|Date: ||Wed, 11 Jul 2007 22:17:12 -0600|
|Reply-To: ||Alan Churchill <savian001@GMAIL.COM>|
|Sender: ||"SAS(r) Discussion" <SAS-L@LISTSERV.UGA.EDU>|
|From: ||Alan Churchill <savian001@GMAIL.COM>|
|Subject: ||Re: Jobs that won't die|
|Content-Type: ||text/plain; charset="iso-8859-1"|
This issue came up at a client site recently. What I suggested is that I
make an EG add-in (think a button with a skull on it) that would call a web
service on the server and that service could kill the processes. The server
would be protected and the server admins could write the scripts necessary
to kill processes. I think it is feasible to go this route.
On Windows Server, use the sysinternals library to do the same thing as a
kill does on Unix. Regardless, the process can be automated IMO. Care would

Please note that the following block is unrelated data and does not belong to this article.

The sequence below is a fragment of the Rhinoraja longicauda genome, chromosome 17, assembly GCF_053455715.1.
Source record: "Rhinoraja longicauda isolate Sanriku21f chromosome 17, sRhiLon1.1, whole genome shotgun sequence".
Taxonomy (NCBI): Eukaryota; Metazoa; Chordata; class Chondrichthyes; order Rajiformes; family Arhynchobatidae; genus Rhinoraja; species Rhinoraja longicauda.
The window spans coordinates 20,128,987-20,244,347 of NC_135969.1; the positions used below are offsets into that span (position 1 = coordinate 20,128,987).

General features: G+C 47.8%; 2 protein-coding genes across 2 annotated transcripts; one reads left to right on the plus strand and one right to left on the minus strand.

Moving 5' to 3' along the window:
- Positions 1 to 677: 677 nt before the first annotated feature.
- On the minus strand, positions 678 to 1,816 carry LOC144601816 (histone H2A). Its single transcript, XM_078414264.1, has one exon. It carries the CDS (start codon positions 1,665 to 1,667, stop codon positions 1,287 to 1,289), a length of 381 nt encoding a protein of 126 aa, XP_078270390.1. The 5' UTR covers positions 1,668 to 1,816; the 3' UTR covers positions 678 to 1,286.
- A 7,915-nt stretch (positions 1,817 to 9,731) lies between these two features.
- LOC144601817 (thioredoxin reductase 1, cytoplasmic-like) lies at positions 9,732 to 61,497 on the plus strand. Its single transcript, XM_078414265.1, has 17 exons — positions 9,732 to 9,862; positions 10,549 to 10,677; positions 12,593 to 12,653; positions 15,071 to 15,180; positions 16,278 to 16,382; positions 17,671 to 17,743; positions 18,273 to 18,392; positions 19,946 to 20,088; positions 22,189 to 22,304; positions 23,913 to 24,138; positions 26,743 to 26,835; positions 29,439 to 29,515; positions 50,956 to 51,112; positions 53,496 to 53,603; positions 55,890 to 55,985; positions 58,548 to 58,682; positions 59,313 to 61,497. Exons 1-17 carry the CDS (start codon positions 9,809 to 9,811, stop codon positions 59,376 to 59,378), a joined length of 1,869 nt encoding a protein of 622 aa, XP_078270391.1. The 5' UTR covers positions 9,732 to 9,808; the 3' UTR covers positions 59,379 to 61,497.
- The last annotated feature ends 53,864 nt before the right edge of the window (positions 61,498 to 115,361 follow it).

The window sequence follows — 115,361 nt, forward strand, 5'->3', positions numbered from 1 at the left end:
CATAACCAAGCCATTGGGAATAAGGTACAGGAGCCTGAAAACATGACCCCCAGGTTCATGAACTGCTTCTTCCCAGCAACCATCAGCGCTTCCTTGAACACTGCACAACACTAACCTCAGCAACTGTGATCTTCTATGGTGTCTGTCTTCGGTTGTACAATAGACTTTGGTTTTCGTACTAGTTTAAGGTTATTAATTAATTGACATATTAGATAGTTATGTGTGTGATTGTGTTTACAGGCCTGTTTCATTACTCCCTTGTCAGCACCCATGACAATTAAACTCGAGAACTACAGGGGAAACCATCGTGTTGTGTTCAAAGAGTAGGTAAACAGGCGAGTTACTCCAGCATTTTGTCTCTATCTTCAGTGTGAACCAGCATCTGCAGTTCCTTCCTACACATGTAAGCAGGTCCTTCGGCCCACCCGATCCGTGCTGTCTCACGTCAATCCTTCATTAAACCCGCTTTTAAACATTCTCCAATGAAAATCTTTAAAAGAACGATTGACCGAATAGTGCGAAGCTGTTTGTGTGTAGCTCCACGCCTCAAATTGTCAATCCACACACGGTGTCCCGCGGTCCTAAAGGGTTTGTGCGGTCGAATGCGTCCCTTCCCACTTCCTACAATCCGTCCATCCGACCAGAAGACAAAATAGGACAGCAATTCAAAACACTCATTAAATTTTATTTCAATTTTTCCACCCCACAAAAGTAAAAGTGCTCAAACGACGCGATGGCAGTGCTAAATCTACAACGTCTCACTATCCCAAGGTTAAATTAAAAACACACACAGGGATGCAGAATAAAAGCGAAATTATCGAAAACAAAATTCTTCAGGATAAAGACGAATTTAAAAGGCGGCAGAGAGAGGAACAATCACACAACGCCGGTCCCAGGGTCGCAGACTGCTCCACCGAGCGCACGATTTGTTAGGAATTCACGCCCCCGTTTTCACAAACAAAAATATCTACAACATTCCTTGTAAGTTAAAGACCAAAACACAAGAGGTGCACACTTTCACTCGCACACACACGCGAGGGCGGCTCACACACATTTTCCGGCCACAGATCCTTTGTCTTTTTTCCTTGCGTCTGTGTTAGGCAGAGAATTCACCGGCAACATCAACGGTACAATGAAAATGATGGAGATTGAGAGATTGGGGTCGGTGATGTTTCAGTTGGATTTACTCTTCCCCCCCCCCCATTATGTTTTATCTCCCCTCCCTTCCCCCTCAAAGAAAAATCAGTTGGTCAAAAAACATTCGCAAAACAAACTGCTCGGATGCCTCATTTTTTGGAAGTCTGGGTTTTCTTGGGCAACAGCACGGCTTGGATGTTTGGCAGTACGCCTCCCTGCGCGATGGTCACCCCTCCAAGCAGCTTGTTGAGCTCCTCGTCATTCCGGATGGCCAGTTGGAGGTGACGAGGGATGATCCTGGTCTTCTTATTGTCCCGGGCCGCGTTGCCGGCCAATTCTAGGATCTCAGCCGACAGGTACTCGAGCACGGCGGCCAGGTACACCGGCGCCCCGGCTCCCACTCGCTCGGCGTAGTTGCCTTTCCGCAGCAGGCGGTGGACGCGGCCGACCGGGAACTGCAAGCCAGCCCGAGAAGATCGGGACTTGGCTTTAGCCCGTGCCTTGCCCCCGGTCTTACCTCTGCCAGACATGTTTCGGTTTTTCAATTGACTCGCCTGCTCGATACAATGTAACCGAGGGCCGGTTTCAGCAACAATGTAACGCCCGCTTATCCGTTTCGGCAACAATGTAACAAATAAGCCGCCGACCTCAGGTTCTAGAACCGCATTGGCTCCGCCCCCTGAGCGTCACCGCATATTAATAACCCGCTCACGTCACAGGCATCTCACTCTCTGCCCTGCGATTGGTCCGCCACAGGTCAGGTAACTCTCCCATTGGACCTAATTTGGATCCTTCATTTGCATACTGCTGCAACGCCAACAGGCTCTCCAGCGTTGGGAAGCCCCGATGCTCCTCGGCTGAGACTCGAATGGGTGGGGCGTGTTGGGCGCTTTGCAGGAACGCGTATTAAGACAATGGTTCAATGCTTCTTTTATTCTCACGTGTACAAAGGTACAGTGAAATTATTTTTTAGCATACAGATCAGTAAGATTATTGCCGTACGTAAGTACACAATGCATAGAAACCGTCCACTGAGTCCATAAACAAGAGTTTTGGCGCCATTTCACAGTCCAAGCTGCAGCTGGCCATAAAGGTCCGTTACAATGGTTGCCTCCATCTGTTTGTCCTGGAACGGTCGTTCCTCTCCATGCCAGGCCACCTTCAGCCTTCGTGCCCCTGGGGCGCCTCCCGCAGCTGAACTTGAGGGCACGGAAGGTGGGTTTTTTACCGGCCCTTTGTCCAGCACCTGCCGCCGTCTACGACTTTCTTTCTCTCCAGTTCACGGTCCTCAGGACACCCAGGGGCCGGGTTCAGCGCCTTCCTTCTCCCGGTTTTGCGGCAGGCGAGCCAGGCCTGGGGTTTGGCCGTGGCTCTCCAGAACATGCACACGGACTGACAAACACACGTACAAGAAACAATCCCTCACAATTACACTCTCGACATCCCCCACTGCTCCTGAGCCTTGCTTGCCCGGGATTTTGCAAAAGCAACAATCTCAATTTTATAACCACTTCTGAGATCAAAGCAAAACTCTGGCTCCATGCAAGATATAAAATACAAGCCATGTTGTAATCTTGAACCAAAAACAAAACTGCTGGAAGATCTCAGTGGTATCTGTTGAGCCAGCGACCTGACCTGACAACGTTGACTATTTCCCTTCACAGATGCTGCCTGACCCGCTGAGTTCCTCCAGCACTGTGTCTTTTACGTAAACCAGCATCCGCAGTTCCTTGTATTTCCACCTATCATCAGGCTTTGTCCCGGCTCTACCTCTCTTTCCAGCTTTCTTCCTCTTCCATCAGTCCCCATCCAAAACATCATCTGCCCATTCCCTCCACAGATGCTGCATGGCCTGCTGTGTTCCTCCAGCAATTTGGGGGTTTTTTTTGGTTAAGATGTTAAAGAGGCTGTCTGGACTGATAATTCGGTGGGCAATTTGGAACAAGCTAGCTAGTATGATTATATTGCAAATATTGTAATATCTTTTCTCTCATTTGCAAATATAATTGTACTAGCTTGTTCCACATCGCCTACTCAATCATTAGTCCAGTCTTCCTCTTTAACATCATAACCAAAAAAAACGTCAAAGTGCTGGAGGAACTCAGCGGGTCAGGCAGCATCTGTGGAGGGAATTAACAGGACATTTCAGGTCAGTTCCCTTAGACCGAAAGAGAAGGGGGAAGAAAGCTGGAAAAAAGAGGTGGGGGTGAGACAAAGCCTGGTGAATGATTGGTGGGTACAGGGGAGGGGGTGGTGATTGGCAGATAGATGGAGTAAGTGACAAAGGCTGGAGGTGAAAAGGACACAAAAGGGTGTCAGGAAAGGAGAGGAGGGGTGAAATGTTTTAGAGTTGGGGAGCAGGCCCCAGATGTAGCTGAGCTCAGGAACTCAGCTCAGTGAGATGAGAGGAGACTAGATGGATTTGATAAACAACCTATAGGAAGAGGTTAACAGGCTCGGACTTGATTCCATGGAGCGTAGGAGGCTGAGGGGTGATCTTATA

need to be taken that the correct process is identified, that only the
intended application could call the service, etc.
Savian "Bridging SAS and Microsoft Technologies"
From: SAS(r) Discussion [mailto:SAS-L@LISTSERV.UGA.EDU] On Behalf Of David
Sent: Wednesday, July 11, 2007 9:06 PM
Subject: Jobs that won't die
You know the drill - kill the desktop SAS session, then really kill it
from the task list, then log on to Unix, find the offending process
and kill -9 it, then phone the Oracle DBA and get them to terminate
the database process...
I'm using three out-of-band processes (the task manager, telnet and
the good old fashioned telephone to kill the respective processes.
Why can't someone invent an out of band process that goes directly
from SAS or EG to the server? (This isn't the eighties, out PC's can
multi-task!) How hard would it be for the client to send a kill
signal to the server?
And why on earth does the Unix SAS Server process not respond promptly/
properly to SIGTERM? Why do we have to resort to kill -9?
And forget trying to kill anything on an NT server (just pray that
some zombie process doesn't keep a lock on critical files). Why can't
SAS play nicely and clean up after itself?
It's enough to make me want to give up and go home for the day.